Members of the Flat Earth Society believe that we live on a disc, with the North Pole at its centre and a 150-ft high wall of ice, Antarctica, at the outer edge.
They are wrong...
Thursday, 7 December 2017
Tuesday, 5 December 2017
I’ve long thought that professionalism in English rugby is simply financially unsustainable below the elite level – and I’ve floated the idea previously that the game cannot really afford to support more than, say, 16 fully professional clubs in England.
Whatever the merits if that particular argument, there’s no doubt that many clubs below the elite level find life incredibly difficult once they decide to start paying players.
It was once (and for some clubs still is) the case that clubs were run by and for the members who all contributed membership fees and all had the interests of the club and the local community at heart.
The advent of the league system in the eighties, followed by the introduction of payments to players in the nineties, then changed all that for many clubs whose misplaced ambition to progress through the system has led to inflated playing budgets and an over-reliance on sponsors or benefactors, fundamentally changing the nature of such clubs.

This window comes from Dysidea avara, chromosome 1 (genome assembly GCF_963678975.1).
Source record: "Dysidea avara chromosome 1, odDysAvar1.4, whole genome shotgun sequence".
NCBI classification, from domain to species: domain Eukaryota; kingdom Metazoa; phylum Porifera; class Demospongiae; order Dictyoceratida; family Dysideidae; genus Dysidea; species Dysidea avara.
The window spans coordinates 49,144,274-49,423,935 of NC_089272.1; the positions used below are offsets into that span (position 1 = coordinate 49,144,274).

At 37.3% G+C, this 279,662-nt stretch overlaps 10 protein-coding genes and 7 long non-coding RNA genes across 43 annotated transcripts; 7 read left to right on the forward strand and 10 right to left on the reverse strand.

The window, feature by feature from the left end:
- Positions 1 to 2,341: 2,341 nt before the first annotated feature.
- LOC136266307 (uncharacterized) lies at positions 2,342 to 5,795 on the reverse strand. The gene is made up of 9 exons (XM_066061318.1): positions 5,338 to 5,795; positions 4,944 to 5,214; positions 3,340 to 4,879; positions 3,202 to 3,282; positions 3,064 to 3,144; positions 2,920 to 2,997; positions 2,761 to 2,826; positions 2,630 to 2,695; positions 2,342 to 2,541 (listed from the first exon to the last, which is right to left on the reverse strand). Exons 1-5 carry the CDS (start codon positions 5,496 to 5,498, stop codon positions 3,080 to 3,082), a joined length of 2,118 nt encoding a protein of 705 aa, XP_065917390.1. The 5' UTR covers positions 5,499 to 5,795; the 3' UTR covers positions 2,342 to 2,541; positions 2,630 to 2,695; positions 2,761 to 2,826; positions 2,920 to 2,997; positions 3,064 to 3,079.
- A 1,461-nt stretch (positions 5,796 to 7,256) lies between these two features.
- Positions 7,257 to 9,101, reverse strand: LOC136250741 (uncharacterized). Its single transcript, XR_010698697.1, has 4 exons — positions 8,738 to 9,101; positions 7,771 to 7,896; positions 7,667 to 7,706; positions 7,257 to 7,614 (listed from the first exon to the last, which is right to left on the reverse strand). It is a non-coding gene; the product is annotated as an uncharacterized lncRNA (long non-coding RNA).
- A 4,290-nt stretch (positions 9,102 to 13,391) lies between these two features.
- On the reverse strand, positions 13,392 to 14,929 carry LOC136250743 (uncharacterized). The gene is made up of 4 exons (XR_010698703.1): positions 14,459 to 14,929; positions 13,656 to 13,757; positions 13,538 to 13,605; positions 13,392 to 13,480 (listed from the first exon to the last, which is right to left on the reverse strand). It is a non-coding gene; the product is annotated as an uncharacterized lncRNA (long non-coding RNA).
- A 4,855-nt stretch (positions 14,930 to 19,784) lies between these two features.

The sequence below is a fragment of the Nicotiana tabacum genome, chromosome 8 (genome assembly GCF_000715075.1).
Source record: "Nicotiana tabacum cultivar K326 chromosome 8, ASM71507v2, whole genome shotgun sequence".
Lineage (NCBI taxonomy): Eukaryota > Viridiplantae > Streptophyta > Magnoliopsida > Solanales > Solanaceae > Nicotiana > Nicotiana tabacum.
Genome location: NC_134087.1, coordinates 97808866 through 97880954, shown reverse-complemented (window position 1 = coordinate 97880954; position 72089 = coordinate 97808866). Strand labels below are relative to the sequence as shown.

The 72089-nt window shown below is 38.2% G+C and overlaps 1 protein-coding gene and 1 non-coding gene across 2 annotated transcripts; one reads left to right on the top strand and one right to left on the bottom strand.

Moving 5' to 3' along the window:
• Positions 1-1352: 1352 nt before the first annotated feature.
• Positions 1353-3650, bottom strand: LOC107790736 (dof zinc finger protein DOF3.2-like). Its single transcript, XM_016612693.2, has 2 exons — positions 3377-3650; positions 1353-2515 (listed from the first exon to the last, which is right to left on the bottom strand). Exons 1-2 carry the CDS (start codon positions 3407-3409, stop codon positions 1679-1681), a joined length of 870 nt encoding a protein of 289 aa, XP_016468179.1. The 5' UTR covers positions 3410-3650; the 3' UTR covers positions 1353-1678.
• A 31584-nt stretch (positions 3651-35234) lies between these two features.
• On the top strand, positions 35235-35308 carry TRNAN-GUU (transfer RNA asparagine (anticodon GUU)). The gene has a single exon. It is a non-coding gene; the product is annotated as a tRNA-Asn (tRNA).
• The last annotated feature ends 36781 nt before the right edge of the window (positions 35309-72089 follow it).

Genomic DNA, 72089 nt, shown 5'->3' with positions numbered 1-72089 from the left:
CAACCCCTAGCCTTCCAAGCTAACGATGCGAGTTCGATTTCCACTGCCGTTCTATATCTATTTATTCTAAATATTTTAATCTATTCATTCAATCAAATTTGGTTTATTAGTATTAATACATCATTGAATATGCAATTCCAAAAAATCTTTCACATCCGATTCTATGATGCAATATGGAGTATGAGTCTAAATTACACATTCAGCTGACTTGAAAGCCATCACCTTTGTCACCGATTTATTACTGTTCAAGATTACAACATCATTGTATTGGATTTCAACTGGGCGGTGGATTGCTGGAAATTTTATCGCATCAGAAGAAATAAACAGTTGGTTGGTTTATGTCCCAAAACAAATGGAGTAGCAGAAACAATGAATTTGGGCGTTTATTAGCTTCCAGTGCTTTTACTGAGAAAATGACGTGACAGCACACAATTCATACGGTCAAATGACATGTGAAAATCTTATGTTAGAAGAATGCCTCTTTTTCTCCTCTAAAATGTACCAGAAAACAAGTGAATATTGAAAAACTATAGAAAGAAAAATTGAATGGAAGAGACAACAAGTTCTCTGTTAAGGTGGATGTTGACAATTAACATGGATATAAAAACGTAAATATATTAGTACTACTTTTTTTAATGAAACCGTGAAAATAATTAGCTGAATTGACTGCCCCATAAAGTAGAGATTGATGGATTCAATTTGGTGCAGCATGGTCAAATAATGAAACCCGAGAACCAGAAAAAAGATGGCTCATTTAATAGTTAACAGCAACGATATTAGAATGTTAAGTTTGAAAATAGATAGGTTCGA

In many cases professionalism has proved to have been horribly divisive. Clubs once fielding 5 or 6 XVs in the amateur era have found that paying players in the 1st XV has led to alienation of players lower down the club with a disastrous effect on playing numbers, as well as a dwindling in support from the lifeblood of these clubs – the amateur volunteers who man the bars, cook the food, do the laundry etc. Effectively the “soul” of such clubs has been lost.
And all for what? A couple of promotions to a slightly higher standard of rugby?
Enough is enough. It is time for those rugby clubs to rediscover the joys of amateurism – of being self-funding, community based organisations run purely for the love of the game.
Monday, 4 December 2017
Assuming that Eddie Jones does decide to step down as England coach after the World Cup in 2019 (a stance he has consistently maintained), the temptation will be I’m sure, to try to replace him with another “proven” international coach.
I’m a fan of Eddie Jones – but just because he has been successful with England it doesn’t mean that the next England coach has to be from overseas.
If the RFU are genuinely after the best man for the job, for me the answer is simple - Exeter’s Rob Baxter.
And if the RFU could secure Baxter’s services to allow him to work with Eddie Jones through to the World Cup, all the better…
Thursday, 30 November 2017
I am referring of course to the fact that the German national team decided to go on strike prior to last week’s match against Chile, forcing the German Rugby Union (DRV) to field a scratch team and resulting in a 32-10 defeat.